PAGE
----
5 RAINY DAYS = 1 MEMORABLE MOMENT
5 RAINY DAYS = 1 MEMORABLE MOMENT
The sound of an annoying alarm clock read in strong bold numbers, 4:50 AM. Barely awake, I was dreaming about taking that dominant gobbler before the end of the season. This was the last day of my five-day season and I wasn't planning on coming home with my vest empty.
Wiping my eyes and wishing that I had not stayed up so late the night before, I wanted to go back to the soft pillow and warm blankets. Looking out the window was depressing, just another rainy and windy day. The rain splashed the window, miserably leaking down, as if the glass were crying. Rumbles of thunder and clashes of lightening left me thinking twice about venturing afield. Young pine trees were bent over and branches littered the front yard. I knew just then that I was up for a challenging day.
Tearing through my clothes left me without a facemask. I found it hiding underneath the bed with the candy wrappers and some shirts I supposed to hang up the day before. Pausing to look at the time reassured me that I had a mere twenty minutes before going out. Putting the final jacket and pants over my four layers of clothes made me look like a big camouflage bush. Decoys, calls, lunch and a quick sip of orange juice and I was out the door. Bracing myself from the wind was rough, I was an umbrella in a hurricane. I hopped on the Atv and raced towards my destination.
Setting up on some gobblers that I had roosted the night before, put me in a sweet spot, so I thought. Eagerly I put a couple of my favorite decoys out to test the weary Toms. I settled against the oak tree, and brushed the wet twigs and leaves away from the tree making a dark black spot for me to sit unnoticed. Propping the gun barrel on my knees and with the stock grooved to my shoulder, I was as ready the gobblers were to mate with the hens.
Cautiously grasping my Friction call out of my turkey vest reminded me of the last Turkey Calling Competition I was involved with. Tee-Uck, Tee-Uck, Tee-uck, the friction call sounded as pretty as my girl friend. The sweet sound angled towards the hot Toms waiting in the trees, which tempted them to gobble. The gobble of an adult male bird is what drives hunter's nation wide to hunt. The heavy storm drifted west uncovering the light blue horizon. Minutes later, half a sun drew faint shadows of my decoys onto the bare earth. I could hear the birds wings clobbering branches on their way down from the roost. Being educated and from experience, I knew these birds would come to the field to peck for worms. I Tee-Ucked out a couple more yelps with a few raspy clucks, and the fleet of the gobblers gobbled.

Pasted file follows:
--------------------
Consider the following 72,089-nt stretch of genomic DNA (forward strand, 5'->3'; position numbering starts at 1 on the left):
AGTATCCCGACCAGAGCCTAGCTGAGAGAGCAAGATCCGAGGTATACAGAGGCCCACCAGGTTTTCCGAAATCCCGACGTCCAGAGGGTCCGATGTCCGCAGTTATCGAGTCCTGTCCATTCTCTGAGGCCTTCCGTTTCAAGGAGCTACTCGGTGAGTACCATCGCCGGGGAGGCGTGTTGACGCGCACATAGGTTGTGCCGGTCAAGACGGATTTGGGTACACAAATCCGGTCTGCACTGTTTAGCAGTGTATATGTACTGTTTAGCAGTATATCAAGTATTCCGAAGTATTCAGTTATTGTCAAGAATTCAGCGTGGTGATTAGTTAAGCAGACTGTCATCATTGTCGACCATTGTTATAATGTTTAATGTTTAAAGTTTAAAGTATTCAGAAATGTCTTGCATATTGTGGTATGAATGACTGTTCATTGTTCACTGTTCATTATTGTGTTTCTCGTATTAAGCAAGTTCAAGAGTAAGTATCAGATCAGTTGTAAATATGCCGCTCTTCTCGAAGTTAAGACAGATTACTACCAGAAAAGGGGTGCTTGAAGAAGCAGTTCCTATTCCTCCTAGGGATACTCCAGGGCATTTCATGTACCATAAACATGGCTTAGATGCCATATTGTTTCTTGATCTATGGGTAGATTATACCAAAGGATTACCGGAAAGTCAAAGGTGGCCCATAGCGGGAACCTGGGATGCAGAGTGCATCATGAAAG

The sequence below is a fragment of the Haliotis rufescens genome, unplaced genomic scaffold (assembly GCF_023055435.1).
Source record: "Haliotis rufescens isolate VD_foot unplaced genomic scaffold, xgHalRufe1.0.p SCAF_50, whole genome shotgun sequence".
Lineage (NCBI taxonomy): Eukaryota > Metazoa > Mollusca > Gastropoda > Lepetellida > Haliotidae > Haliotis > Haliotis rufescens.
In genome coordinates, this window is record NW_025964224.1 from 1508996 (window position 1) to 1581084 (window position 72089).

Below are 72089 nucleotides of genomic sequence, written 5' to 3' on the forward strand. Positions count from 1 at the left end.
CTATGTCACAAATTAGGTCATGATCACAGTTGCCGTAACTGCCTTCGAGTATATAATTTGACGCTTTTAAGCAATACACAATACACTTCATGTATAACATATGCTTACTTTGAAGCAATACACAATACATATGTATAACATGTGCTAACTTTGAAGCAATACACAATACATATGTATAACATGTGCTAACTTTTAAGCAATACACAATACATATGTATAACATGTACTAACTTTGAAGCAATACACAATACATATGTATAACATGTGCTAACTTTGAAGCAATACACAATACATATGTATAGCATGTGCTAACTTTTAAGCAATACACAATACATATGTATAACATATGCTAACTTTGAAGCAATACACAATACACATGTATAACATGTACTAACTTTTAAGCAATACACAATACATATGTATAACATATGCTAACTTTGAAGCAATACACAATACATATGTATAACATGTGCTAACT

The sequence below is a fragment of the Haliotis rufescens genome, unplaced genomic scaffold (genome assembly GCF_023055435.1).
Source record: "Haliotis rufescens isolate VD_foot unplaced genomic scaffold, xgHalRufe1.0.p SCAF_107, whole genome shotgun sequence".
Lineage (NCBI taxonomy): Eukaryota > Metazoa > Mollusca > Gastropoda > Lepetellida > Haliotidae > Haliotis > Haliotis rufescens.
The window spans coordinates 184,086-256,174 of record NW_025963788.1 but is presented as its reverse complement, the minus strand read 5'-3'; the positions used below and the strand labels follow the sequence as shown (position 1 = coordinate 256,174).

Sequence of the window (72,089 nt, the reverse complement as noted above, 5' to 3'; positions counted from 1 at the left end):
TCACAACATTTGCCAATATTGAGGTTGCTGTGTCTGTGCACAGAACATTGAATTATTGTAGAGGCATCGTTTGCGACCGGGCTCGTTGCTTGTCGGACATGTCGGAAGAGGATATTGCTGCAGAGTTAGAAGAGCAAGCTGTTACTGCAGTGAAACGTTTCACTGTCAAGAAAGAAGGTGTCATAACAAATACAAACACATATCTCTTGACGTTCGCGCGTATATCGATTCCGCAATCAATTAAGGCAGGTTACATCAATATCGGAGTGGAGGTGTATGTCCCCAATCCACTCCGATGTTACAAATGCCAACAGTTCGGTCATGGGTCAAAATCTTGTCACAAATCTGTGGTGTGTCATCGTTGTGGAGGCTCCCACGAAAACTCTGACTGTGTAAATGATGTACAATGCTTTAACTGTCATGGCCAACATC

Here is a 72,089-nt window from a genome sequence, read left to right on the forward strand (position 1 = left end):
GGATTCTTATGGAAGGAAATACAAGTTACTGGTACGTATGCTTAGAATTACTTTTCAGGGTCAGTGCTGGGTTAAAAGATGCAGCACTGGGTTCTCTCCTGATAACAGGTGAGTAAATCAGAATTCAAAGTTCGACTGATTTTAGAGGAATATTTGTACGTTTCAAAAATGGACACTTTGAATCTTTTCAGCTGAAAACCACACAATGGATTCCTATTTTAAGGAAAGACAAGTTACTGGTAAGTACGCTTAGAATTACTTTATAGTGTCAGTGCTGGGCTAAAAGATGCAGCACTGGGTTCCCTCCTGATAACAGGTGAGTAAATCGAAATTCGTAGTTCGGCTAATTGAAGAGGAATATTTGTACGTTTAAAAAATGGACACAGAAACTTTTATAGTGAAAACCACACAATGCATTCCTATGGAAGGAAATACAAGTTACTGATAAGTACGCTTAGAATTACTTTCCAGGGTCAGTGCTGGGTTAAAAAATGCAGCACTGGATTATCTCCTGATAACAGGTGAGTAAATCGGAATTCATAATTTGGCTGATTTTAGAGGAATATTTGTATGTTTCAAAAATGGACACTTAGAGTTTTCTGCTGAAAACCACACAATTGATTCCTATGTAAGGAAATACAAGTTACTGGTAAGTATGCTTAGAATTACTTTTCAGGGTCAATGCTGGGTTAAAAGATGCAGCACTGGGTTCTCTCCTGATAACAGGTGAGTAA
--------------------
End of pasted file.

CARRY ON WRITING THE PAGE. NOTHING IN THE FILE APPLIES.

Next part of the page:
Five hens and three long beards appeared out of the foggy woods. The three toms looked awkwardly at my decoys, and with a snappy drum, they were all in full strut, displaying their enormous body to the females. I pondered the plan of attack, knowing that the toms wouldn't come into my foam decoys, when they have live hens tagging around. The gruesome wind blew harshly against the flock of birds, the rain started dumping buckets. Another front rolled in. In spite, I waited. . . waited. . . and waited. The turkeys calmly fed, scratching the ground for worms and corn. As boredom set in I thought out a guaranteed plan. I would patiently wait until the low slope in the field hid all the turkeys. This gave me a chance to put a stalk on these gobblers.
As they all vanished like a magic trick, so did I. Crawling on my stomach inching forward in the water-puddled field left me with the thought, "What am I doing?" Getting muddy, wet, cold and this plan will fail with one hen's eye catching my undistinguished movements. Feeling like a marine in battle, I crawled until I could here the ground tremble from the three musketeers gobbles. Vibration shivered up my spine and got my blood pumping.
The mud was horrible; it dripped off my face and stained my camouflage black. I then lay in a prone position with my gun resting on my blistered hands. Instantaneously the gobblers all threw up their red heads and scanned the field for predators before they moved. The coast was clear except for me. The male turkeys waddled there way towards me! I couldn't believe this was happening! My whole season was down in the dumps and now at this very moment was my time to take full advantage. I knew what I had to do, and it would have to be quick.
Wiping my watering eyes, I peered down the barrel until that small metal bead was lined with the gobblers vitals. I rapidly viewed the other toms one last time before I took the shot, being sure of my target and the size of him. The safety was off with a click and so was the trigger. . . KABOOM! The Remington 12 Gauge did its job. A wall of smoke separated me from the impressive gobbler. In an instant I found myself running towards the turkey. Surprised and chuckling like a little schoolboy, I had no idea I had taken down a 20 pound, 10 inch bearded, 1 inch spurred dominant bird. Three-hundred-sixty days I had been waiting to toss that trophy bird over my shoulder and walk home with my vest weighing me down twenty more pounds.
Scouting and preparation were essential to this memorable hunt. Long hours of shooting, calling, and daydreaming all paid off in the stretch.
Now only 365 days to go until I can feel that indescribable rush hunter's feel when hunting these illusive birds.
By Brandon Wikman, Team Outdoorsmen Adventures Pro Staff